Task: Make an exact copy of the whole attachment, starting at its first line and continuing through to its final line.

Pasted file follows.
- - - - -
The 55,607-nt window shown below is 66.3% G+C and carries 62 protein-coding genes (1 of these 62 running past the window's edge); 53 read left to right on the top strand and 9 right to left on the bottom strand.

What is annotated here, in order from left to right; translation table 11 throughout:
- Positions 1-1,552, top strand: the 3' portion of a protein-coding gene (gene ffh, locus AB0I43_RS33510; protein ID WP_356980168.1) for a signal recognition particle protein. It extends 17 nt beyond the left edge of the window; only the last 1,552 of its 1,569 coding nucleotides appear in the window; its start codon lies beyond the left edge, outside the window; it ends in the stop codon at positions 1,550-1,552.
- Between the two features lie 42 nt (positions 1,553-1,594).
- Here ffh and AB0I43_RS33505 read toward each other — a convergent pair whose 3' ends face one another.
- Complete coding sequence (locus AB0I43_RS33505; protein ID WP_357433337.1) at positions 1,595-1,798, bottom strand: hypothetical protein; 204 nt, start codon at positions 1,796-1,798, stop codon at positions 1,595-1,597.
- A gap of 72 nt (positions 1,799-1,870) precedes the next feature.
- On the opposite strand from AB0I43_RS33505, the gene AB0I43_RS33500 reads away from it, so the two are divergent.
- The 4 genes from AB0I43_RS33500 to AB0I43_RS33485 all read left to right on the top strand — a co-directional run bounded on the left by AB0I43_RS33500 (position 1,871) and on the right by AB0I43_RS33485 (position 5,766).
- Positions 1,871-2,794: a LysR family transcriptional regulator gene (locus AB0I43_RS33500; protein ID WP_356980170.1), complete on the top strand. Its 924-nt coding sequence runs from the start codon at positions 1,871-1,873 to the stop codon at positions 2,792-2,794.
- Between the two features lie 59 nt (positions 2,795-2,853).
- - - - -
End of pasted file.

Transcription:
The 55,607-nt window shown below is 66.3% G+C and carries 62 protein-coding genes (1 of these 62 running past the window's edge); 53 read left to right on the top strand and 9 right to left on the bottom strand.

What is annotated here, in order from left to right; translation table 11 throughout:
- Positions 1-1,552, top strand: the 3' portion of a protein-coding gene (gene ffh, locus AB0I43_RS33510; protein ID WP_356980168.1) for a signal recognition particle protein. It extends 17 nt beyond the left edge of the window; only the last 1,552 of its 1,569 coding nucleotides appear in the window; its start codon lies beyond the left edge, outside the window; it ends in the stop codon at positions 1,550-1,552.
- Between the two features lie 42 nt (positions 1,553-1,594).
- Here ffh and AB0I43_RS33505 read toward each other — a convergent pair whose 3' ends face one another.
- Complete coding sequence (locus AB0I43_RS33505; protein ID WP_357433337.1) at positions 1,595-1,798, bottom strand: hypothetical protein; 204 nt, start codon at positions 1,796-1,798, stop codon at positions 1,595-1,597.
- A gap of 72 nt (positions 1,799-1,870) precedes the next feature.
- On the opposite strand from AB0I43_RS33505, the gene AB0I43_RS33500 reads away from it, so the two are divergent.
- The 4 genes from AB0I43_RS33500 to AB0I43_RS33485 all read left to right on the top strand — a co-directional run bounded on the left by AB0I43_RS33500 (position 1,871) and on the right by AB0I43_RS33485 (position 5,766).
- Positions 1,871-2,794: a LysR family transcriptional regulator gene (locus AB0I43_RS33500; protein ID WP_356980170.1), complete on the top strand. Its 924-nt coding sequence runs from the start codon at positions 1,871-1,873 to the stop codon at positions 2,792-2,794.
- Between the two features lie 59 nt (positions 2,795-2,853).